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Tony Siragusa, a former NFL defensive lineman, died Wednesday at a home in New Jersey. He was 55.
Toms River Police officers responded to a call at a home on the barrier islands section of town, and dispatchers were told there was “CPR in progress,” authorities told TMZ Sports. Siragusa was later pronounced dead at home.
Jim Ornstein, the former NFL player’s broadcast agent, confirmed Siragusa’s death. The cause of death was not immediately known.
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“This is a really sad day,” Ornstein said. “Tony was way more than my client. He was family. My heart goes out to Tony’s loved ones.”
Siragusa, who was affectionately known as “Goose,” entered the NFL in 1990 as an undrafted free agent when he signed with the Colts.
He played 96 games for the organization and recorded 16.5 sacks from 1990 to 1996. He joined the Ravens in 1997 and played for them until 2001. He, alongside players like Ray Lewis, Jamal Lewis, Rod Woodson and Jamie Sharper defeated the New York Giants in the 2001 Super Bowl.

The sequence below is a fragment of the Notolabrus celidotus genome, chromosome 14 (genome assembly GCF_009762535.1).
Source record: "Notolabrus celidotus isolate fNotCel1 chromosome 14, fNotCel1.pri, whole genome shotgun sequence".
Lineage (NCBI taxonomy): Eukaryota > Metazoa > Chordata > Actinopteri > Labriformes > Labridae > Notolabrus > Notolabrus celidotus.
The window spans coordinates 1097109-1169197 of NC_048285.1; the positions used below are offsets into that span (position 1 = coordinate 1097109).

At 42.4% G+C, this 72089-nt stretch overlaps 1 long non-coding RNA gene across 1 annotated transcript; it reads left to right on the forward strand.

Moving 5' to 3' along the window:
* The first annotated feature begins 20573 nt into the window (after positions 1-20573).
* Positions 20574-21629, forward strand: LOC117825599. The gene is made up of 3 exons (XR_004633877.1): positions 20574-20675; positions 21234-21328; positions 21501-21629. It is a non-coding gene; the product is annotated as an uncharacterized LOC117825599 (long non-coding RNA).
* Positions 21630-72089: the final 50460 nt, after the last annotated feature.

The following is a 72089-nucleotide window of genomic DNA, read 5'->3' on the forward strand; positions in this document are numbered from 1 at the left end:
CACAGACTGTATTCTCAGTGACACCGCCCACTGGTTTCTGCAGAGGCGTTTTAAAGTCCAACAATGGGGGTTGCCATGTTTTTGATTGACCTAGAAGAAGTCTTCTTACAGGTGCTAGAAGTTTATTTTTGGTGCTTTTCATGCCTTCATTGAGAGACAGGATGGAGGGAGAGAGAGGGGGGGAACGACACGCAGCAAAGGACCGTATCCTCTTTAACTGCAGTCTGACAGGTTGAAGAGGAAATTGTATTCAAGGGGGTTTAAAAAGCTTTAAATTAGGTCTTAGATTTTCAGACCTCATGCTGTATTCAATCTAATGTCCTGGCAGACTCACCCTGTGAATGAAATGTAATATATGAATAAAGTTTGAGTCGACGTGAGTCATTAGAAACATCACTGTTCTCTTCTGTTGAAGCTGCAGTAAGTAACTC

Many around the NFL are feeling the loss.
“This is a tough one. I love Goose like a brother,” Ray Lewis said. “From the first day we met, I knew that life was different. I knew he was someone who would change my life forever. He was a one-of-a-kind person who made you feel important and special. You can never replace a man like that.
TONY SIRAGUSA, SUPER BOWL CHAMPION DEFENSIVE LINEMAN, DEAD AT 55
“On the field, he was the ultimate competitor who brought out the best in all of us. We should never put off tomorrow for what we can do today. Hug your loved ones for Goose. We were all so blessed that God gave us that time together celebrating our 2000 team a few weeks ago.
“To the Siragusa family: We have lost a great man, but God has gained a great angel. May they be blessed, held and comforted by the peace he brought to everyone who encountered him.”
Ravens team owner Steve Bisciotti added: “This is a tremendously sad day for the Baltimore Ravens. We appreciate everyone who has expressed an outpouring of support for our players, coaches and staff.”
After his retirement, Siragusa became a sideline reporter for Fox Sports and appeared in “The Sopranos”
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“His incomparable passion for football established him as one of the most charismatic personalities ever to set foot on the gridiron or in front of a camera,” Fox Sports said in a statement. “Goose was a natural in his ability to relate the sport and its players to fans everywhere.”
The Associated Press contributed to this report.